Umpires going to make a bad call, and that is LIFE.  Stop looking for life being fair.
At work, somebody gets the promotion, and you are not.

I repeat, take personal responsibility and stop blaming fairness.

Every Child Can Be An A.C.E.

A.C.E stands for Attitude, Concentration, and Effort which is something we can control.

Attitude.
We as adult have to swim against the tide of today’s world of too much negativity and sarcasm.  We have to show the positive and right attitude to our task at hand to our children. When starting something, avoid taking shortcuts and finish it.   Let your effort rise over your excuses.  Positive mental attitude takes practice so you have to challenge yourself when you are becoming negative or having a poor attitude. 

Be honest in all you do.  Our kids must know that there are two ways to win: By putting the honest work, or by cheating.   Cheating is not an option.

Concentration.
Concentration is getting tougher and tougher.  Everywhere people are not looking in the eye in conversations and meetings. Instead they are looking at the phone which is becoming an involuntary response by people.   We are raising kids who are texting, instantgraming, and facebooking… How can you think at hand to help kids concentrate on a task at hand? Make it a rule when participating in any activities (sport, art, music, and academic) to focus. Leave all kinds of distractions. Phones are kept somewhere else or turned off.

Effort. 
We are in a microwave society. We want everything in an instant. Today, work ethic is all time low. 

It is given that to work hard in life is to be a winner. When you put in the full effort, it takes time, but expect victory in the end.  Help our kids to get their victory by encouraging and taking them to prepare, practice, and study.

If the kid is deficient in some area, get help from an expert. But be aware that the instructions of another expert are aligned or not in conflict with your kid’s coach / teacher.

Responsibility

Give our children wings so that they can fly. Let them gather their equipment. Let them bring their own water bottle, and their own bag.  If they forget, tough luck, don’t come to the rescue. Sometimes it is painful for us parent to see them suffer.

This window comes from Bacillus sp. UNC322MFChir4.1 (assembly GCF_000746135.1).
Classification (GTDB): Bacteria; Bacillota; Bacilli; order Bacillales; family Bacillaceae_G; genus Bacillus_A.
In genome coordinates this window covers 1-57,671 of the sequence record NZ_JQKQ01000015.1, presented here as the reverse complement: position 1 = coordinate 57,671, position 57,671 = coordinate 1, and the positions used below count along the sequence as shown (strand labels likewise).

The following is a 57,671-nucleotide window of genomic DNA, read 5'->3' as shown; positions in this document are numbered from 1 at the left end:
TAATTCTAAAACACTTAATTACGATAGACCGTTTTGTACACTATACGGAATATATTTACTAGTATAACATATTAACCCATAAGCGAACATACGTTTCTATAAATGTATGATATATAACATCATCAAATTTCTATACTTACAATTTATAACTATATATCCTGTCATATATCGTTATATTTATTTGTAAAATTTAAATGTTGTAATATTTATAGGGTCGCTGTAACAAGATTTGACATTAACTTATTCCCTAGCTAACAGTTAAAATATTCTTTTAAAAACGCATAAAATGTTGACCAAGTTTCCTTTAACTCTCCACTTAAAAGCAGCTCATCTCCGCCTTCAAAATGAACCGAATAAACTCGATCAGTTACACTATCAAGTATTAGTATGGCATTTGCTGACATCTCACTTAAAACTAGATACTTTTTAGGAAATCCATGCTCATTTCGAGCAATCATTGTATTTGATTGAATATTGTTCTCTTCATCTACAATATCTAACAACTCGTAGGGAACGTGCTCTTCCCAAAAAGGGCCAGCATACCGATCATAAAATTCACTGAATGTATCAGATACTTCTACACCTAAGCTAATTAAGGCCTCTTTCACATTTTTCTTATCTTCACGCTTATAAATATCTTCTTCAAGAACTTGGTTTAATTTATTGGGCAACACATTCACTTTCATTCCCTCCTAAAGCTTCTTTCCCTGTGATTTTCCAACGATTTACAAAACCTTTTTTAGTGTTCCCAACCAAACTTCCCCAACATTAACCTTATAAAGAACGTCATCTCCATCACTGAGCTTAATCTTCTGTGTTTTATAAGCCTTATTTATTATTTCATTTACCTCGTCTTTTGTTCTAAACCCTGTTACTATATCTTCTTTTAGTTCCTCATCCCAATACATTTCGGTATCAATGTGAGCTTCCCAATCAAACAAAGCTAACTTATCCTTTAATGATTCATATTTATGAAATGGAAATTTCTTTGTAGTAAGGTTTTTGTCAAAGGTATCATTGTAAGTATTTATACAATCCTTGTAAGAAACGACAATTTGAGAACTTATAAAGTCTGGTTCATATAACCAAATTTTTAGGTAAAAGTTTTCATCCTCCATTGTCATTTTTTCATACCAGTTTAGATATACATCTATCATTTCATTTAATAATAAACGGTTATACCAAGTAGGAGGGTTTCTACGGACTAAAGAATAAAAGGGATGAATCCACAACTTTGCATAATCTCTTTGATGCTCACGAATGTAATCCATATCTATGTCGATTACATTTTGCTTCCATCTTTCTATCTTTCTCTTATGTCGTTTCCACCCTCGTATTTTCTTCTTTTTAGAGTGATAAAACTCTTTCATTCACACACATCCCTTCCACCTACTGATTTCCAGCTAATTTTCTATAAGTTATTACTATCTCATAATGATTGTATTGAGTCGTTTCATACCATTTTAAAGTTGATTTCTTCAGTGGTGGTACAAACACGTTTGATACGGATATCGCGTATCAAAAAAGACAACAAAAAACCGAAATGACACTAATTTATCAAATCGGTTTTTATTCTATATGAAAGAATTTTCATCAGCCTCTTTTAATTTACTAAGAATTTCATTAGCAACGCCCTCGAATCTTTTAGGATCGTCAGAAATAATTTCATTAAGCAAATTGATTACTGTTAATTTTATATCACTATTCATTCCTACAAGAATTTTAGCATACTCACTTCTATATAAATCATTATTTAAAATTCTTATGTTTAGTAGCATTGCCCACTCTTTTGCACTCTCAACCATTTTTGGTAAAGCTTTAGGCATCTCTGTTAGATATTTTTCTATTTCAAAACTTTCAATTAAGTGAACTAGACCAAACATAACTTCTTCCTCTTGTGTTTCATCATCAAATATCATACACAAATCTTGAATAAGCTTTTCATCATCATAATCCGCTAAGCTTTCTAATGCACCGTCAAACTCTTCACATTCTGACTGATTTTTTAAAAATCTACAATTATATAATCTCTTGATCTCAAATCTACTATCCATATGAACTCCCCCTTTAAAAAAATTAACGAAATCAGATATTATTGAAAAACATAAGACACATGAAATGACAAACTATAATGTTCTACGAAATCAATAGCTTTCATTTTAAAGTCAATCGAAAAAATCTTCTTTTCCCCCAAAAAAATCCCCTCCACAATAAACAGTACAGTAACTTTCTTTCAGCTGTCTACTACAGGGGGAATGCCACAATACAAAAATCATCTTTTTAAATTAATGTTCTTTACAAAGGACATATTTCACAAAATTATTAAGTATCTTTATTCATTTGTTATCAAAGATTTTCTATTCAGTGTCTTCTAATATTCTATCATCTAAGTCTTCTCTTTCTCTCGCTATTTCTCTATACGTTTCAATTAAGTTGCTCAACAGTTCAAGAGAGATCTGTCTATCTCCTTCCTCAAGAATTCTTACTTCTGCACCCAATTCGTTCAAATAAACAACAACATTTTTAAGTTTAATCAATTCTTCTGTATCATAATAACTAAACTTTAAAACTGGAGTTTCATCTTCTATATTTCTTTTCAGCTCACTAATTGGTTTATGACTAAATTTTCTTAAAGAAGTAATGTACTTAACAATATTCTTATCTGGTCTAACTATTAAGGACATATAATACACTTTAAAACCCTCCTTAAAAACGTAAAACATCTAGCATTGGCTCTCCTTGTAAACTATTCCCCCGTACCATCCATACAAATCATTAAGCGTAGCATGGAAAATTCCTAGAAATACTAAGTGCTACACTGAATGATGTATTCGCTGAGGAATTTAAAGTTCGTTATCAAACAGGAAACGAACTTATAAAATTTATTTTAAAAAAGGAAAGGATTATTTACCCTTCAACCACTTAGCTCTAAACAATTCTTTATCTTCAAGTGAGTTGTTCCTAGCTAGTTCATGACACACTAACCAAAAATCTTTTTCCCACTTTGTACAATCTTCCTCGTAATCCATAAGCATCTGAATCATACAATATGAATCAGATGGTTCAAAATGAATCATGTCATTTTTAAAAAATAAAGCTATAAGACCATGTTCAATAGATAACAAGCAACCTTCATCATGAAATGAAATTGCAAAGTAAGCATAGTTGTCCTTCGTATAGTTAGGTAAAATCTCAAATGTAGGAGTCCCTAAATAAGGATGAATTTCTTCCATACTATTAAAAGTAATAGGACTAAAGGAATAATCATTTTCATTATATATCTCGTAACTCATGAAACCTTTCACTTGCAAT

Don’t throw life jacket for those who trying to learn how to swim. Learn tough lessons.
As parent, we have to work ourselves out from our job to make our children independent.
 

Stand Strong For Who You Are

Stand up for what you believe in which bring us to faith.  Whatever we teach at home to love God and to love our neighbor must stand outside the house. With so many bad influence from the society, our kids must stand strong.

How To Teach?

Make wisdom attractive to your children. Do not yell.  Do not pull out the lectern in every situation instead, ask questions like:

What were thinking when that happened?  What were you feeling?  Why is that important for you?

Why are you angry? What are you trying to accomplish?

If you can go back, what would you change?

The family is basic unit of the society. It is in the home where we can teach respect, fairness, attitude, concentration, effort, responsibility, and faith. The moms and dads with grandparent, uncles, and aunts should participate in molding the children to be good citizens.

By any means we are not perfect parents, but we can always strive for excellence, and do the right thing.

Always remember our children are not our trophies but our legacy that will lead the future generations.

Thank you for reading.  And if you find this article helpful, please share or subscribe in our newsletter.


Acknowledgement: Article was derived from Marc and Kristine Militello talk at Life Leadership.

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Family/Kids